The design phase interrogated TF genes with a sliding window 250 bp across that stepped 50 bp along the entire target sequence, generating primer candidates at each window. Experimental conditions, as outlined in the Results section above, were enforced by the following MIT Primer3 parameters: PRIMER_MIN_TM 58, PRIMER_OPT_TM 60, PRIMER_MAX_TM 61, PRIMER_SELF_ANY 6, PRIMER_SELF_END 2, PRIMER_MAX_POLY_X 3, and PRIMER_PRODUCT_SIZE_RANGE '100–150' [37]. The specificity phase aligned primer candidates via WU-Blast to a database of all known Medicago sequences. The selection phase sorted primer candidates by the number of possible secondary hits, self-complementarity, and poly-X characteristics. Secondary hits were defined as specificity alignments that contained at least one of the terminal ends of the primer and achieved 80% or greater identity over the length of the primer. The sequences of each primer pair are given in Supplementary Material (see Additional file 1).

Real-time PCR conditions and analysis

PCR reactions were carried out in an ABI PRISM® 7900 HT Sequence Detection System (Applied Biosystems, Foster City, CA, USA). SYBR® Green was used to quantify dsDNA synthesis. Reactions (5 μl total volume) were performed in an optical 384-well plate containing 2.5 μl 2 × SYBR® Green Power Master Mix reagent (Applied Biosystems, Warringen, UK), 5 ng cDNA and 200 nM of each gene-specific primer. Primer pairs were aliquoted using a pipetting robot (Evolution P3 liquid handling system, Perkin Elmer, MA, USA) to minimize pipetting errors. cDNA was aliquoted as a master mix of cDNA and 2 × SYBR® Green reagent, using an electronic Eppendorf multipipette. Reaction plates were sealed with a transparent adhesive cover before proceeding (Applied Biosystems, Foster City, CA, USA). All templates were amplified using the following standard PCR protocol: 50°C for 2 min; 95°C for 10 min; 40 cycles of 95°C for 15 sec and 60°C for 1 min, and SYBR® Green fluorescence was measured continuously. Melting curves were generated after 40 cycles by heating the sample up to 95°C for 15 sec followed by cooling down to 60°C for 15 s and heating the samples to 95°C for 15 sec.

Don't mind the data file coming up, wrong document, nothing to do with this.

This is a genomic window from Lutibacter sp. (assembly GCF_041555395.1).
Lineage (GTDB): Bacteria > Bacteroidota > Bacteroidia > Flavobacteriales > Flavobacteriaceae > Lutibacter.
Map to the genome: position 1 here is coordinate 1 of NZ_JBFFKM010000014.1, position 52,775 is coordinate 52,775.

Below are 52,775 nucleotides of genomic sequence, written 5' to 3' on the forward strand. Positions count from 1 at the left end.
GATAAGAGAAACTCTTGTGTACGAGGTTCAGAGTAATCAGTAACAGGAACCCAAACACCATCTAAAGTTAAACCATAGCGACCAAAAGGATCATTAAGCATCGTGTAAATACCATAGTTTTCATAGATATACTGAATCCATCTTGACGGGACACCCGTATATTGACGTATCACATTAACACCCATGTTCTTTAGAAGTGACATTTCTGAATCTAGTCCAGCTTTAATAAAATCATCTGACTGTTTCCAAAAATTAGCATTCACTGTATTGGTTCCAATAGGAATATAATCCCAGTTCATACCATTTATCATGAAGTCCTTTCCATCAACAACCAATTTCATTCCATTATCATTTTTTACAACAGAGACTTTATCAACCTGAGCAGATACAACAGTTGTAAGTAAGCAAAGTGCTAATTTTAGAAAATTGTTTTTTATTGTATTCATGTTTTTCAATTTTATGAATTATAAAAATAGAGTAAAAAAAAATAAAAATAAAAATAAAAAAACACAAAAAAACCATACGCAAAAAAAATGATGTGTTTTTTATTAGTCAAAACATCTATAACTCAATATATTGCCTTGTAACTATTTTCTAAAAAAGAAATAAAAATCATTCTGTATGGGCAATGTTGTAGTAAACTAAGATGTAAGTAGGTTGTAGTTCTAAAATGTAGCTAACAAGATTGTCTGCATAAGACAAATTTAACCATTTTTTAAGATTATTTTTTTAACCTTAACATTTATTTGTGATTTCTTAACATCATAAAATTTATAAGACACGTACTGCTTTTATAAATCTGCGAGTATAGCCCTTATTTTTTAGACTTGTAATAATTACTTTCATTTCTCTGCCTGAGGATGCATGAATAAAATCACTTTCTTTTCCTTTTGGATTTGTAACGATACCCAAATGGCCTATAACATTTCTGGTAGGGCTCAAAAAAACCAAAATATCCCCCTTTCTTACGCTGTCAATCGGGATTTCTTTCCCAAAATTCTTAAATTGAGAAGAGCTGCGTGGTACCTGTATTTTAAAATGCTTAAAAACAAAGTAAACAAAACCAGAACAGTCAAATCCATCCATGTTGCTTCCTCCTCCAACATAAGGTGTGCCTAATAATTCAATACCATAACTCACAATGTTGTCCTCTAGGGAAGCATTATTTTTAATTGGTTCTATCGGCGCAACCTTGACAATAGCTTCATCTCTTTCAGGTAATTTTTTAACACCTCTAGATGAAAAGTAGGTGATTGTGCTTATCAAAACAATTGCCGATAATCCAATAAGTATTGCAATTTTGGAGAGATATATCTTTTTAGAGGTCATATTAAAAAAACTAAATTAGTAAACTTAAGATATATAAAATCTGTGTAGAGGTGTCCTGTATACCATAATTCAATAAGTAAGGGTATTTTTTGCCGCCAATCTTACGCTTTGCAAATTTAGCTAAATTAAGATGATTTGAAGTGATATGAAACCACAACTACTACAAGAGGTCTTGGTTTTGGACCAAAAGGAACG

Data analysis was performed with the SDS 2.2.1 software (Applied Biosystems). To determine the threshold cycle value (CT) for each PCR reaction, the threshold (ΔRn) was set within the logarithmic amplification phase. All amplification plots were analyzed with an ΔRn of 0.2. PCR efficiency (E) was estimated using LinReg software with data obtained from the exponential phase of each individual amplification plot and the equation (1+E) = 10slope [31]. To compare data from different PCR runs and different cDNA samples, CT values were normalized against the geometric mean of four reference genes (Ubquitin, PPRep, PDF2, and PTB), whose transcript levels were most stable across the biological samples analyzed. The average of the geometric mean of these four genes for all 18 samples was CT 21.23 ± SD1.15. For normalization, the mean reference gene CT value was substracted from the CT value of the TF gene of interest, yielding a ΔCT value. The expression ratios for the identification of organ-enhanced genes were obtained using the following formula on all 30 organ combinations: ( 1 + E ) Δ Δ C T , where ΔΔCT was calculated by ΔCTA minus ΔCTb, A and B are averages of three biological replicates of the two organs being compared, and E is the PCR efficiency. Dissociation curves were analysed using SDS 2.2.1 software (Applied Biosystems). RT-PCR products were resolved on 3% (w/v) agarose gels (LE Agarose, Biozym, Oldendorf, Germany) run at 4 V cm-1 in TAE Tris-Acetate-EDTA buffer, along with a 200-bp DNA-standard ladder (Promega GmbH). A subset of 178 RT-PCR products was sequenced at the JC Venter Institute (Rockville, MD, USA).